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Proceedings Paper

Quantitative vertebral compression fracture evaluation using a height compass
Author(s): Jianhua Yao; Joseph E. Burns; Tatjana Wiese; Ronald M. Summers
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Paper Abstract

Vertebral compression fractures can be caused by even minor trauma in patients with pathological conditions such as osteoporosis, varying greatly in vertebral body location and compression geometry. The location and morphology of the compression injury can guide decision making for treatment modality (vertebroplasty versus surgical fixation), and can be important for pre-surgical planning. We propose a height compass to evaluate the axial plane spatial distribution of compression injury (anterior, posterior, lateral, and central), and distinguish it from physiologic height variations of normal vertebrae. The method includes four steps: spine segmentation and partition, endplate detection, height compass computation and compression fracture evaluation. A height compass is computed for each vertebra, where the vertebral body is partitioned in the axial plane into 17 cells oriented about concentric rings. In the compass structure, a crown-like geometry is produced by three concentric rings which are divided into 8 equal length arcs by rays which are subtended by 8 common central angles. The radius of each ring increases multiplicatively, with resultant structure of a central node and two concentric surrounding bands of cells, each divided into octants. The height value for each octant is calculated and plotted against octants in neighboring vertebrae. The height compass shows intuitive display of the height distribution and can be used to easily identify the fracture regions. Our technique was evaluated on 8 thoraco-abdominal CT scans of patients with reported compression fractures and showed statistically significant differences in height value at the sites of the fractures.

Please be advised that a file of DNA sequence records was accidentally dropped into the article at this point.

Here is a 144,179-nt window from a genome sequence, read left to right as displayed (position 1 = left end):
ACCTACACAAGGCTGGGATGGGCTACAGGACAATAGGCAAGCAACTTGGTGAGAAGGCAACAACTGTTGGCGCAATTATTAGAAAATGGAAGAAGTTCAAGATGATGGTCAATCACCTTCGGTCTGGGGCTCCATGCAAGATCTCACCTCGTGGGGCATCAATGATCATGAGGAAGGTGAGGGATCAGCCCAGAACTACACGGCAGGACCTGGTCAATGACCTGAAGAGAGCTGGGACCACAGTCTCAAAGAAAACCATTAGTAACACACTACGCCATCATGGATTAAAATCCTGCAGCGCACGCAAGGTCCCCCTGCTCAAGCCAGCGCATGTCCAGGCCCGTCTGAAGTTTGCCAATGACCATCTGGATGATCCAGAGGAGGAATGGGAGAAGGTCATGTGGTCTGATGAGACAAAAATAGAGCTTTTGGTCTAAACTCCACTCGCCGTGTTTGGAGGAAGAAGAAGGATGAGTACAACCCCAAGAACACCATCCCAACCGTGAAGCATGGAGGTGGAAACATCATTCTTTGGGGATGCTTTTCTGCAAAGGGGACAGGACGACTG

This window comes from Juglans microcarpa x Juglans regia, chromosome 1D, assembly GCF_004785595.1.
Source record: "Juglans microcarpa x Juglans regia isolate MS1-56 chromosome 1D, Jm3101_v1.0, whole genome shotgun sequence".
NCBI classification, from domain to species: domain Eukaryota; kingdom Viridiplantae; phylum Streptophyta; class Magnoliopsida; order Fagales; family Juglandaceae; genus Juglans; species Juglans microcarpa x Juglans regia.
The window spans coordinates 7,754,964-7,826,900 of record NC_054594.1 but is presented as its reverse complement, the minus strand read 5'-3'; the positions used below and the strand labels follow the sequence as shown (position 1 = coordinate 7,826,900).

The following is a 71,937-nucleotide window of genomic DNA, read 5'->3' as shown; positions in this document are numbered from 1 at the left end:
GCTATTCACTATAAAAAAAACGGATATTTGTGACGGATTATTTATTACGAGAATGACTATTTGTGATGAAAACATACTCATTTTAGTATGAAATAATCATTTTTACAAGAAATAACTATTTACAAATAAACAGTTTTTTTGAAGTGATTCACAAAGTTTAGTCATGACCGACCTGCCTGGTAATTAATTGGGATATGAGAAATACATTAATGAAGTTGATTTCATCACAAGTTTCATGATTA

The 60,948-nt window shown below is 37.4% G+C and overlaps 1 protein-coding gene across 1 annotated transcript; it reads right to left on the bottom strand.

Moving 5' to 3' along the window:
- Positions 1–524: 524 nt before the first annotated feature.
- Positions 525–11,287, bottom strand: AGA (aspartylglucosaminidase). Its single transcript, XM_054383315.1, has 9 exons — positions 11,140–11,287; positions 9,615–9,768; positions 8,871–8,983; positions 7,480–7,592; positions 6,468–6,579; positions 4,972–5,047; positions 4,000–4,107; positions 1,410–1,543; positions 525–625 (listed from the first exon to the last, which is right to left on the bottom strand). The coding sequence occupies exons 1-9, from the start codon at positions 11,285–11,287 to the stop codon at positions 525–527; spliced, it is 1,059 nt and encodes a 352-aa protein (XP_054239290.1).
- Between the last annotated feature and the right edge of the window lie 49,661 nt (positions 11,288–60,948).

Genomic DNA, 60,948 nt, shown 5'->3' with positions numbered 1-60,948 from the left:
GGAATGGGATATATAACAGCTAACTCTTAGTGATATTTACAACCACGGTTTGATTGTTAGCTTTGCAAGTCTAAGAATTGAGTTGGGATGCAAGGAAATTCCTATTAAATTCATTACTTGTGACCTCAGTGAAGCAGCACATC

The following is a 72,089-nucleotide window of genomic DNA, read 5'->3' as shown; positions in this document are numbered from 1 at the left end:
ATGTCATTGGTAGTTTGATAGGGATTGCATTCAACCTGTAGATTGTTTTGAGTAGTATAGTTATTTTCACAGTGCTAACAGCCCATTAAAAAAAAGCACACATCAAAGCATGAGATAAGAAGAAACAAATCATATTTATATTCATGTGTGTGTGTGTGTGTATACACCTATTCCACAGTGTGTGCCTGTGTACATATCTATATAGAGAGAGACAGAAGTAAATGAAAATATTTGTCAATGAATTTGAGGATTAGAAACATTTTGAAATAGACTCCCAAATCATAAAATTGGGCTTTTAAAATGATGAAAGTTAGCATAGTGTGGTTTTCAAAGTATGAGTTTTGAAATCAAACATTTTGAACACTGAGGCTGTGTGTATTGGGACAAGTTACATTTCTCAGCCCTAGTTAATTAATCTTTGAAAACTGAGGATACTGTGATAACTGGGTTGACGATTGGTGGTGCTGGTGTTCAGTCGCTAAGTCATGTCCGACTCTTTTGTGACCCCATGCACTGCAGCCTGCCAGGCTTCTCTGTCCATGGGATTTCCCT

Paper Details

Date Published: 23 February 2012
PDF: 8 pages
Proc. SPIE 8315, Medical Imaging 2012: Computer-Aided Diagnosis, 83151X (23 February 2012); doi: 10.1117/12.911703
Show Author Affiliations
Jianhua Yao, National Institutes of Health (United States)
Joseph E. Burns, Univ. of California, Irvine (United States)
Tatjana Wiese, National Institutes of Health (United States)
Ronald M. Summers, National Institutes of Health (United States)


Published in SPIE Proceedings Vol. 8315:
Medical Imaging 2012: Computer-Aided Diagnosis
Bram van Ginneken; Carol L. Novak, Editor(s)

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